Judy Blume on feminine hygiene product accuracy, book bans, and all the Hollywood love
Judy Blume is a national treasure — and April is the perfect time to celebrate her.
The beloved author of classics like Are You There, God? It's Me, Margaret and Forever is in the midst of a career renaissance at the age of 85 thanks to back-to-back film projects. Blume is the subject of the documentary Judy Blume Forever, which is now available on Prime Video, and Margaret is finally getting its big-screen adaptation when it hits theaters on April 28.
While Judy Blume Forever is a biographical account of Blume's life and career, including interviews with many of her readers, Margaret is the Judy Blume adaptation her fans have been waiting for their entire lives. Blume has been notoriously choosy when it comes to Hollywood adaptations (and rightfully so), but she was convinced she'd found the right team after seeing writer-director Kelly Fremon Craig's Edge of Seventeen.
Judy Blume Forever and Margaret are being released only a week apart, a strange bit of kismet for Blume who has said that 2015's In the Unlikely Event will be her last novel. In recent years, Blume has turned from writing to managing a bookshop she owns in her hometown of Key West, Fla.
But she's currently in the maelstrom of a press tour for both films, and EW caught up with her to get her thoughts on having two projects premiere so close together, why it was finally time to bring Margaret to the screen, what she insisted the filmmakers get right, and what she thinks about recent, renewed efforts to ban her books.
ENTERTAINMENT WEEKLY: The documentary Forever Judy Blume and Are You There, God? It's Me, Margaret are debuting within a week of each other. Was there some intentional overlap in saying yes to these and the release pattern? Or did it just work out this way?
JUDY BLUME: It just worked out this way. COVID did a job on us too. We would've shot Margaret a year earlier but for COVID.
In the '70s and '80s, you were constantly being asked to do interviews when all of your major books were coming out. Is it strange to be in this swirl of media attention again at the age of 85?
Well, I had sworn off it after my last book. I did the book tour of a lifetime for In the Unlikely Event six or seven years ago. That was a huge book tour, took me to the U.K. and all around. I said, "This is it. This is my last one. I'm retiring from this. I'm never doing TV again. I'm not doing any more interviews." And here I am.
There actually have not been all that many feature film adaptations of your work, and you famously held very tightly to the rights for Margaret. Why haven't there been more adaptations? Has that been your choice?
Yes. I think for a long time the feeling in L.A. was, "Don't bother because she's not going to sell any of her work." Then, the agents changed. I had a new agent and I said, "I love movies, I would love to do something, but Margaret's off the table." So, here we are with Margaret and I'm so, so happy that we did it.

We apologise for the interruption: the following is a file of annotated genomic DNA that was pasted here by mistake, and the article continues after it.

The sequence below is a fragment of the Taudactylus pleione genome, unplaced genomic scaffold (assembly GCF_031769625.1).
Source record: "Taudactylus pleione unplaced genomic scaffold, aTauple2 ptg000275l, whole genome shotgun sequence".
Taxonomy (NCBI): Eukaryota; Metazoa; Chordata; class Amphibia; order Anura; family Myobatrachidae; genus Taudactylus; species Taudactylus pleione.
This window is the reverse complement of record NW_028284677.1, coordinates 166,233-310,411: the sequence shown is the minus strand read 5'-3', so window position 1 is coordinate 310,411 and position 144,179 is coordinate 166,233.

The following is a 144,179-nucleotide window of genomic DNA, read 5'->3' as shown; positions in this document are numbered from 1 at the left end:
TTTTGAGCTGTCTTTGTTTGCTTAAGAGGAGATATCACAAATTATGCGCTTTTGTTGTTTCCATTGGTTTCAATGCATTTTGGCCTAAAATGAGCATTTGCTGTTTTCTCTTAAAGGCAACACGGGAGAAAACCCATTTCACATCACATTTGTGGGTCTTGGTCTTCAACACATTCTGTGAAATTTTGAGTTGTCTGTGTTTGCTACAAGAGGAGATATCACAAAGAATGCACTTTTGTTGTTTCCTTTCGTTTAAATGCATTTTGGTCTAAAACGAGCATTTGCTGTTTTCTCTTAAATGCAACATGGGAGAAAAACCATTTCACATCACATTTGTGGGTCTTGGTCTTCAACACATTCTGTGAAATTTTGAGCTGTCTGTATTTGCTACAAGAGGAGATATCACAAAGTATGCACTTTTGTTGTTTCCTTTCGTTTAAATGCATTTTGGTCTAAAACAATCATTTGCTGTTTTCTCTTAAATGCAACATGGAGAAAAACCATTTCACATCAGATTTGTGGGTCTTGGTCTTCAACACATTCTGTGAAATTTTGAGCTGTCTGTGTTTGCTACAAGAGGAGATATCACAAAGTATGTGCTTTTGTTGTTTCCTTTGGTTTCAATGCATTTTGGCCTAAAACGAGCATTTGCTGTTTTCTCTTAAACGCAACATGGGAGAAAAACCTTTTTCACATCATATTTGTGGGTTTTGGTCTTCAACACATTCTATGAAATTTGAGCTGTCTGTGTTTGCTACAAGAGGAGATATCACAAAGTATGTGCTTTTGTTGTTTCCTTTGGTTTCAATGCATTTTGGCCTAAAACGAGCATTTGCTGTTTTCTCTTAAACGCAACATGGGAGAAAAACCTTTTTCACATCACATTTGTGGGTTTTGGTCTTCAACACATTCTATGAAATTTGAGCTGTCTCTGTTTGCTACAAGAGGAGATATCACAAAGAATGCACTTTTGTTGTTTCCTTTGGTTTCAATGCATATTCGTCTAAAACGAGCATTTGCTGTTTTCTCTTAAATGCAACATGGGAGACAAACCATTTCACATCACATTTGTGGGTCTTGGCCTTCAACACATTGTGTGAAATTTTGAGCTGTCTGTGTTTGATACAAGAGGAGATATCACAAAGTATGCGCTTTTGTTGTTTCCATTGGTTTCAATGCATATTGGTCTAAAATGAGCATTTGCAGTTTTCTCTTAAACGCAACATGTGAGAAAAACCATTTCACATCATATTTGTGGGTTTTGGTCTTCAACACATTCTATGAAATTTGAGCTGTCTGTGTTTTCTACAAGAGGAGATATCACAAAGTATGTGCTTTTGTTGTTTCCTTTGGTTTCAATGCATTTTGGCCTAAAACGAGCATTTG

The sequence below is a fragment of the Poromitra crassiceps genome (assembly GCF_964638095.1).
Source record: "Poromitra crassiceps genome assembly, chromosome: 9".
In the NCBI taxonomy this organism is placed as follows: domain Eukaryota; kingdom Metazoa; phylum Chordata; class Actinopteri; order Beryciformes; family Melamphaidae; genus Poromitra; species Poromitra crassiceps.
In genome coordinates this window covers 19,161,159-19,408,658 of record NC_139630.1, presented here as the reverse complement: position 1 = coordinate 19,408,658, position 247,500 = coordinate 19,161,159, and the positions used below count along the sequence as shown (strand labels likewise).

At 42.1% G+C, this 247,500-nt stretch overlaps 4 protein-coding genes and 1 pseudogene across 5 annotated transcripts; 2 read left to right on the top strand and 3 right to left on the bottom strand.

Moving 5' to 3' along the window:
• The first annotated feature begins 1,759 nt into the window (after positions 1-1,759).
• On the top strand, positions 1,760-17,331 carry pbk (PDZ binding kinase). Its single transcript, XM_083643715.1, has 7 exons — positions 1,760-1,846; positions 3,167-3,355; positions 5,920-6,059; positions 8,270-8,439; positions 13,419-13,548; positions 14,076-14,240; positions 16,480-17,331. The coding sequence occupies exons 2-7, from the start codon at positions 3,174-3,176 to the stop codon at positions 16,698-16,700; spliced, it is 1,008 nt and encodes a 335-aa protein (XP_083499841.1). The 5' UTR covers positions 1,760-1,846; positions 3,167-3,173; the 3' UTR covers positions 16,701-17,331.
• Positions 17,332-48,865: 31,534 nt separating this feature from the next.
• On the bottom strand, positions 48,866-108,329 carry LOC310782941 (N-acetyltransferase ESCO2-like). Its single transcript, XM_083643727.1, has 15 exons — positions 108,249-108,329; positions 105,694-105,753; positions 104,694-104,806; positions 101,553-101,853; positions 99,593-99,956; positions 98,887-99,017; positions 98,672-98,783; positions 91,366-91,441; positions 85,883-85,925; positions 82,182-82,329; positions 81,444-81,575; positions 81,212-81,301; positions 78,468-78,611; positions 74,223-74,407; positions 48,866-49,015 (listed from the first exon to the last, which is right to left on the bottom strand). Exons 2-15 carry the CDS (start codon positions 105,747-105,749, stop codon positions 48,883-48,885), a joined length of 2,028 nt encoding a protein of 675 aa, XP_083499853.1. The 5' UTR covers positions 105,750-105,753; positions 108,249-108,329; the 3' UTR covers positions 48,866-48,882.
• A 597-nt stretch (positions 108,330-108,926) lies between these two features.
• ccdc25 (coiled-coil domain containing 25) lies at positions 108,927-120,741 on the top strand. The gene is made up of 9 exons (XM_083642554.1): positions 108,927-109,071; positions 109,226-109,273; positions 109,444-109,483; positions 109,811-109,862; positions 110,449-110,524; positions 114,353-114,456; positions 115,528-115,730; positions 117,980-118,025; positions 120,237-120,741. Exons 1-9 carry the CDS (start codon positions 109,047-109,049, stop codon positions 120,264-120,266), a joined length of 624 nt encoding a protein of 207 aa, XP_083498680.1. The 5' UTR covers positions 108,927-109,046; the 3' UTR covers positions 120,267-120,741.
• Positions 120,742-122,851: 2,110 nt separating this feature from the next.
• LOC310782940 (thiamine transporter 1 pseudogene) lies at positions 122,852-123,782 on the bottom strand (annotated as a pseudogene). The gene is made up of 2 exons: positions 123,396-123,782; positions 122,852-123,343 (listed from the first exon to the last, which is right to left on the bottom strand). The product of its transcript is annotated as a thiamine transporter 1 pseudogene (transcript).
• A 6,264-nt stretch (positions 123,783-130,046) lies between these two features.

Well, what changed? What made this the right time?
It was definitely the right team for it. That's what it was more than the time. You can't get a better team than Kelly Fremon Craig and James L. Brooks working together. I saw a movie that they did, [The Edge of Seventeen], and I loved that movie. Kelly came with credentials. I don't think anyone else had ever come to me with that kind of credential.
You've related a few times how you had to correct Kelly and the girls on the proper way to do "We must, we must, we must increase our bust."
Right. I had to show them. Kelly had it wrong. And she said, "But that's the way I did it." And I realized, you know, "How did kids know?" I don't know. But I showed them the way we did it.
Were there any other very specific things you were particular about or gave them guidance on?
Well, so in the book, the kids say that they're only going to use Teenage Softies, which is [a brand of] what we used to call a sanitary pad. In the movie, I happened to be there when they were shooting the scene, when the two girls go in to get the sanitary products off the shelf and they pick up the pads. I forget whatever one it was, but it was one of the regular ones. And I freaked out. I told somebody later that my fans were going to be very, very upset that Teenage Softies weren't in it. Kelly was so sweet and adorable and wonderful, and she said, 'Oh my God, I forgot. But we're going to get that. It's going to be in there.' And they fixed it in post and now they buy their Teenage Softies. That was funny.
You talk in the documentary a lot about how personal this writing was for you. How much do you feel Abby Ryder Fortson (Margaret) or Rachel McAdams (Barbara) or any of the other cast captures some element of yourself that you put into the book?
Oh my God, they are the dream cast. It couldn't get any better. The way Kelly wrote it is so that you're not meeting all the adult characters from the point of view of only a 12-year-old child, which is the book, because it's in first person. How much does she know about the adults in her life? Here in the movie, Kelly has given Rachel McAdams and Benny Safdie, who play the parents, and Kathy Bates, who plays grandma, she's made them into real people, and then they have taken that and run with it. I love the kids, of course. But I think the adults are wonderful, brilliant, and fabulous.